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Some Aren't Stoked About New Tax


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Board of Equalization targets medical marijuana sales; some retailers approve, others wary of federal meddling.

When it comes to the sale of medical marijuana, California is seeing green.

For the first time since voters passed Proposition 215 more than a decade ago, state tax assessors are reaching out to the state's estimated 150 to 200 medical marijuana retailers to get them to pay their state and local sales taxes.

In February, the state Board of Equalization sent out a special notice to sellers of medical marijuana, urging them to obtain a seller's permit like any other retailer.

"If you sell medical marijuana, your sales in California are generally subject to tax and you are required to hold a seller's permit," according to the notice.

It goes on to warn sellers that "if you do not obtain a seller's permit or fail to report and pay the taxes due, you will be subject to interest and penalty charges."

Proponents of the move say the outreach effort could help legitimize medical marijuana stores by giving them the same rights and responsibilities as any other retailer. Yet it's causing a lot of consternation among cannabis club owners and medical marijuana advocates.

While some cannabis club owners want to be "good neighbors" and pay the sales tax, others prefer to stay underground for fear that any tax information they report will be used against them by federal drug enforcement officials.

"It's frustrating," said Chris Moscone, an attorney representing the Hemp Center, a San Francisco dispensary currently negotiating with state tax collectors on paying back taxes. "There are basically two camps: Those that want to be treated like legitimate businesses, and the other side, where they're still rebels and don't want to be taxed."

When Californians passed the Compassionate Use Act of 1996, or Proposition 215, decriminalizing the use of marijuana at the recommendation of a doctor, the law failed to address how the state should deal with medical marijuana sales.

In early 2005, Board of Equalization Chairwoman Betty Yee said the board took up the Hemp Center's case and soon realized an inconsistency in the law. While the shop had been paying taxes on T-shirts, hats, pipes and other consumption devices, it did not pay taxes on medical marijuana.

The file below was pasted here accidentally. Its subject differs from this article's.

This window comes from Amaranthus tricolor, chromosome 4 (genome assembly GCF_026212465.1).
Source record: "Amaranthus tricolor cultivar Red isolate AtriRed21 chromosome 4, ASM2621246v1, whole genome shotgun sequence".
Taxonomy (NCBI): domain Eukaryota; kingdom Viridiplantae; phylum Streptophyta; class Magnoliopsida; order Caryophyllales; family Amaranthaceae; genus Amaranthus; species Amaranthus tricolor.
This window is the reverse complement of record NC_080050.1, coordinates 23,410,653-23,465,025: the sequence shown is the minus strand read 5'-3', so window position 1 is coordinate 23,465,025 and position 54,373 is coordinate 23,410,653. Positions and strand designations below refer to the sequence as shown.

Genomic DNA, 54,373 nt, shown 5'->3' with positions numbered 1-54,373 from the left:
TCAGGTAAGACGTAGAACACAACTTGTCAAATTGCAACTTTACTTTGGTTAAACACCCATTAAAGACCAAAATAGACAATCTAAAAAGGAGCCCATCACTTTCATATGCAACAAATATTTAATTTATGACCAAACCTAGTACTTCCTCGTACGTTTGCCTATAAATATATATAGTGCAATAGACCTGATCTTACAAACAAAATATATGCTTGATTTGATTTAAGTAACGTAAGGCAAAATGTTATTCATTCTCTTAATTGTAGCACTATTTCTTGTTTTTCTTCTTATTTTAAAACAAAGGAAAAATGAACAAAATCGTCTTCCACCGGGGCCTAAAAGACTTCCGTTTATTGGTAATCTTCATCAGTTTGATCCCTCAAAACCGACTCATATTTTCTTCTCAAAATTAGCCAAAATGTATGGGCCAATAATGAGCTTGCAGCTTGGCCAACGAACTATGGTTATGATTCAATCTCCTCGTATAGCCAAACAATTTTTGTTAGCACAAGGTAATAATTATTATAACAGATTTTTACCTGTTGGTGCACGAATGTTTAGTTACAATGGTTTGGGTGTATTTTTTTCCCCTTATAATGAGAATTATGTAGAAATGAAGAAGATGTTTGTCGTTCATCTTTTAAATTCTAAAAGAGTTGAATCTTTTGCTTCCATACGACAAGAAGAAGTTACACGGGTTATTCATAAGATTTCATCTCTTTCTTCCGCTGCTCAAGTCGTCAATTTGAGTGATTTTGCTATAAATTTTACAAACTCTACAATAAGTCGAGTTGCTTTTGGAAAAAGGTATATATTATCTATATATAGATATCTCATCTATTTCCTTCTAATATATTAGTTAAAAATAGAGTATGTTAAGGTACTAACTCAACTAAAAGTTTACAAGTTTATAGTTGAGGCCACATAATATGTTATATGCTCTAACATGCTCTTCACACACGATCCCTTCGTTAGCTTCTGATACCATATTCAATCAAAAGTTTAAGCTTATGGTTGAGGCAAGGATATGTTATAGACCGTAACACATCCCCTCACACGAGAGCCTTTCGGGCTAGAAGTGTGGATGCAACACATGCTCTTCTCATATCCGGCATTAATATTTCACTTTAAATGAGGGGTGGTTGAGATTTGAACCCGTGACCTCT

The board ultimately determined that medical marijuana was subject to the sales tax because it is not dispensed by a pharmacist or approved by the Food and Drug Administration.

"For the Board of Equalization, any tangible personal property not exempt from tax is subject to a sales tax," Yee said.

To bring medical marijuana retailers into compliance, the board updated its guidelines to allow them to obtain a seller's permit. Previously, the state banned people selling illegal items from getting permits.

The board also changed the permit application so that retailers wouldn't have to disclose what they were selling, making it difficult to track sales. Instead, medical marijuana sellers would have to sign a waiver.

State officials estimate there are about 150 clubs or centers selling medical marijuana throughout the state. Advocates say there are likely more than 200. Of those, the state found only 27 held seller's permits.

So far, state tax officials say there's a healthy level of interest, but it's unclear whether compliance has improved.

Medical marijuana advocates say they remain wary of the changes because federal drug enforcement officials can still pull state tax records. The state law conflicts with federal law, which considers marijuana an illicit drug.

"It's not black-or-white," said Ryan Landers, a spokesman for Sacramento-area medical marijuana retailers and one of the original proponents of Proposition 215. "It's a gray market."